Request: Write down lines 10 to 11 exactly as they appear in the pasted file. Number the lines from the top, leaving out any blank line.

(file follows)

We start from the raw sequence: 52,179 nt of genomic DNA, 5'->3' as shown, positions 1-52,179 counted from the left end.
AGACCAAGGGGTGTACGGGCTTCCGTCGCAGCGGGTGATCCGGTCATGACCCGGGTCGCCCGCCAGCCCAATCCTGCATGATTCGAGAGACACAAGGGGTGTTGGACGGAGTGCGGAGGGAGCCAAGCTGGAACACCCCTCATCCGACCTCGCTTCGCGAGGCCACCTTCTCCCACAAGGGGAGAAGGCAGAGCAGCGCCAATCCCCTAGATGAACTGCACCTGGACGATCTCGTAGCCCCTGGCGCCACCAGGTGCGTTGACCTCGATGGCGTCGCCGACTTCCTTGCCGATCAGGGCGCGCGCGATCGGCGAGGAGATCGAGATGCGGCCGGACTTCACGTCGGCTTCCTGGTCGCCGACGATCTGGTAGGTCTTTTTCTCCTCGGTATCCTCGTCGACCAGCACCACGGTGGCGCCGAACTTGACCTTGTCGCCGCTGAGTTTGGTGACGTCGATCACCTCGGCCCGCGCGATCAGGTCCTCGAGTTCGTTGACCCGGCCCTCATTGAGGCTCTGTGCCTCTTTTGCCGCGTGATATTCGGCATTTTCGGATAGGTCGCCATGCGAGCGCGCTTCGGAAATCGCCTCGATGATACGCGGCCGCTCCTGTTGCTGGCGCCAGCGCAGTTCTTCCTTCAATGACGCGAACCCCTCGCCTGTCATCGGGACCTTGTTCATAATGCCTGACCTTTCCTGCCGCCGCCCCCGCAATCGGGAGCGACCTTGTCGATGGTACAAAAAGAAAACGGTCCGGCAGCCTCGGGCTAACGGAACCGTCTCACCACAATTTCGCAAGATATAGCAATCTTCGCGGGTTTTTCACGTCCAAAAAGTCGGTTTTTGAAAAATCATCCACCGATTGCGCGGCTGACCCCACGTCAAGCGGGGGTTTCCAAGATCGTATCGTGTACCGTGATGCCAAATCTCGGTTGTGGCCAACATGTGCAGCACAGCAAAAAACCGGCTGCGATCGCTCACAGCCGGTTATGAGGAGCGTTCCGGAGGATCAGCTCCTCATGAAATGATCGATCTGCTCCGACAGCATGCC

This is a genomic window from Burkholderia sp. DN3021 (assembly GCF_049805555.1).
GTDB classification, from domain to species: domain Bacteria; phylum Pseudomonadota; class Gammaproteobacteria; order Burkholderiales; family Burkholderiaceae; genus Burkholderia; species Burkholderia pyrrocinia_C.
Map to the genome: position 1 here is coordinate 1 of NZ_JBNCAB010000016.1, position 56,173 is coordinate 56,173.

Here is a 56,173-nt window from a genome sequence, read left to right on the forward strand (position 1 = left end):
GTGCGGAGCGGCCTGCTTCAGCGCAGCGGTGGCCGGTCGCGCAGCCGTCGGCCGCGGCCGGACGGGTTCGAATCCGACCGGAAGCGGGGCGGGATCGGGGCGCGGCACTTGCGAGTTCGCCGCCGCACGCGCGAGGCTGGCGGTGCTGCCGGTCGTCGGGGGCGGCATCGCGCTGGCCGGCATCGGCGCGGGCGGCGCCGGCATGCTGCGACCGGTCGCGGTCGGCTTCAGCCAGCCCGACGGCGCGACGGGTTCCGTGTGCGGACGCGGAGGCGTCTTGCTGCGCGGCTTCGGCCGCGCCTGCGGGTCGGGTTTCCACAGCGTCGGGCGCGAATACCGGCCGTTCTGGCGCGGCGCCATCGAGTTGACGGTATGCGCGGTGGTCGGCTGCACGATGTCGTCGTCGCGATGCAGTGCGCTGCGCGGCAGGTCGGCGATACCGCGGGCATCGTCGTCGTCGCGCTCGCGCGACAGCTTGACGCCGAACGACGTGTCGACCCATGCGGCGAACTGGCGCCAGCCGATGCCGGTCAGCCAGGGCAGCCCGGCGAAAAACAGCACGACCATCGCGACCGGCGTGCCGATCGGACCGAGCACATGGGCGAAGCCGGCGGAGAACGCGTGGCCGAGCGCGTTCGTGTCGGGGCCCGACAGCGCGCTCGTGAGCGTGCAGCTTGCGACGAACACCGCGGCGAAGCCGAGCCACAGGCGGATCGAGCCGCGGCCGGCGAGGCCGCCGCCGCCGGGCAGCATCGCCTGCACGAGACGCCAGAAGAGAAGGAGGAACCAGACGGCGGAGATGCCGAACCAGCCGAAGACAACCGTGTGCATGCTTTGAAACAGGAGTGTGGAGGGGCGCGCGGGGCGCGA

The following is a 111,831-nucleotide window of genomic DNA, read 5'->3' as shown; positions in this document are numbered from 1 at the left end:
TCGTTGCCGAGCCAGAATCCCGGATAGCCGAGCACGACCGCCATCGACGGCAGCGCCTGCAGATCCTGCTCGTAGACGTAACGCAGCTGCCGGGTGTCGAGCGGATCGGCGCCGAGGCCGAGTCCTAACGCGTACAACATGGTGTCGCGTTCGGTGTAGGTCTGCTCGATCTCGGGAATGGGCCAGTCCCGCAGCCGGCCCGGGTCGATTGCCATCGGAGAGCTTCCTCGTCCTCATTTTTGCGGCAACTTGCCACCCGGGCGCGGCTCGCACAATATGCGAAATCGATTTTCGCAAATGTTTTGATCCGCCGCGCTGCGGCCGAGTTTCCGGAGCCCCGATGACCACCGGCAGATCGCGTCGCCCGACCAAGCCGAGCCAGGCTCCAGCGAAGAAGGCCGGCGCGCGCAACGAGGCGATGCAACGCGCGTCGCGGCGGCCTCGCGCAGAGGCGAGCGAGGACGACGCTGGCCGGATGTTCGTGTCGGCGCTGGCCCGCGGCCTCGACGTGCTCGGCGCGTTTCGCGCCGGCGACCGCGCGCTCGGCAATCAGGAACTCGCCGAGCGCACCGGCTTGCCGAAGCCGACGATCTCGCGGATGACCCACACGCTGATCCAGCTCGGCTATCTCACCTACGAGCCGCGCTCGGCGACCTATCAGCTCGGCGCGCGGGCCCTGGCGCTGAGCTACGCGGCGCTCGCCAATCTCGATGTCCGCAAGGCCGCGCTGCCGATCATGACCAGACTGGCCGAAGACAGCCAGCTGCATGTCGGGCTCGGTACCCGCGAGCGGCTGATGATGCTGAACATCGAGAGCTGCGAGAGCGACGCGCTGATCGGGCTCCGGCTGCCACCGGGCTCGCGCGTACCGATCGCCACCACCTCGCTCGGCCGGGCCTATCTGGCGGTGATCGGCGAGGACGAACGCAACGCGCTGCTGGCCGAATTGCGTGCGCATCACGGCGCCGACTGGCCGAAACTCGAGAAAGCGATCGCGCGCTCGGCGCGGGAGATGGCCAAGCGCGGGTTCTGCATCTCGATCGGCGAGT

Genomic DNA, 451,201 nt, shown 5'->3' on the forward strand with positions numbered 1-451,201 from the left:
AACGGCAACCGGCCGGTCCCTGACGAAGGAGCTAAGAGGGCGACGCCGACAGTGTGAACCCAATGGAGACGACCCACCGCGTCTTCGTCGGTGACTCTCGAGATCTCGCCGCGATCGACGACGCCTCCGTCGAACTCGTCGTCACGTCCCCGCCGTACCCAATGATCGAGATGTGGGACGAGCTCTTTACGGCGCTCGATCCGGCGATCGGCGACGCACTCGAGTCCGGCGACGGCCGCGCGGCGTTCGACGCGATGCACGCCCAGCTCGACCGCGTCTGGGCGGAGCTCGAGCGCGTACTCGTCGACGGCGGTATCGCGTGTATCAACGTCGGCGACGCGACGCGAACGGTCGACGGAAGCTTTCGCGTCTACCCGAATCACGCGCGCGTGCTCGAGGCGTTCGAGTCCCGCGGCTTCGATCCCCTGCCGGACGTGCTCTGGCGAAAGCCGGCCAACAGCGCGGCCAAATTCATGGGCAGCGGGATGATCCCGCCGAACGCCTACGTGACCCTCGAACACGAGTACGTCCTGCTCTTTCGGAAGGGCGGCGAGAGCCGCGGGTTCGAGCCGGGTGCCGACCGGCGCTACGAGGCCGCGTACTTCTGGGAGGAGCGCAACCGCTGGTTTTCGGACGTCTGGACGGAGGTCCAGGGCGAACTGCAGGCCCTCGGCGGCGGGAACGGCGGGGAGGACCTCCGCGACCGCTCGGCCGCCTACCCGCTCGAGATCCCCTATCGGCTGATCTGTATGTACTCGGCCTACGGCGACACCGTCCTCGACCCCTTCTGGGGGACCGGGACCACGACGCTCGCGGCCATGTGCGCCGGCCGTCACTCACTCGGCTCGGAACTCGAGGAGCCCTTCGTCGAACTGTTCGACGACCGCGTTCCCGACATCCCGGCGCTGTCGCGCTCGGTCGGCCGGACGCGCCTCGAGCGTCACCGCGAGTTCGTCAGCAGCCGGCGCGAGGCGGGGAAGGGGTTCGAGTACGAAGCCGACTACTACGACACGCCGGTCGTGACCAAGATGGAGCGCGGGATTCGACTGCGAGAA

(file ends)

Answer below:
Genomic DNA, 451,201 nt, shown 5'->3' on the forward strand with positions numbered 1-451,201 from the left:
AACGGCAACCGGCCGGTCCCTGACGAAGGAGCTAAGAGGGCGACGCCGACAGTGTGAACCCAATGGAGACGACCCACCGCGTCTTCGTCGGTGACTCTCGAGATCTCGCCGCGATCGACGACGCCTCCGTCGAACTCGTCGTCACGTCCCCGCCGTACCCAATGATCGAGATGTGGGACGAGCTCTTTACGGCGCTCGATCCGGCGATCGGCGACGCACTCGAGTCCGGCGACGGCCGCGCGGCGTTCGACGCGATGCACGCCCAGCTCGACCGCGTCTGGGCGGAGCTCGAGCGCGTACTCGTCGACGGCGGTATCGCGTGTATCAACGTCGGCGACGCGACGCGAACGGTCGACGGAAGCTTTCGCGTCTACCCGAATCACGCGCGCGTGCTCGAGGCGTTCGAGTCCCGCGGCTTCGATCCCCTGCCGGACGTGCTCTGGCGAAAGCCGGCCAACAGCGCGGCCAAATTCATGGGCAGCGGGATGATCCCGCCGAACGCCTACGTGACCCTCGAACACGAGTACGTCCTGCTCTTTCGGAAGGGCGGCGAGAGCCGCGGGTTCGAGCCGGGTGCCGACCGGCGCTACGAGGCCGCGTACTTCTGGGAGGAGCGCAACCGCTGGTTTTCGGACGTCTGGACGGAGGTCCAGGGCGAACTGCAGGCCCTCGGCGGCGGGAACGGCGGGGAGGACCTCCGCGACCGCTCGGCCGCCTACCCGCTCGAGATCCCCTATCGGCTGATCTGTATGTACTCGGCCTACGGCGACACCGTCCTCGACCCCTTCTGGGGGACCGGGACCACGACGCTCGCGGCCATGTGCGCCGGCCGTCACTCACTCGGCTCGGAACTCGAGGAGCCCTTCGTCGAACTGTTCGACGACCGCGTTCCCGACATCCCGGCGCTGTCGCGCTCGGTCGGCCGGACGCGCCTCGAGCGTCACCGCGAGTTCGTCAGCAGCCGGCGCGAGGCGGGGAAGGGGTTCGAGTACGAAGCCGACTACTACGACACGCCGGTCGTGACCAAGATGGAGCGCGGGATTCGACTGCGAGAA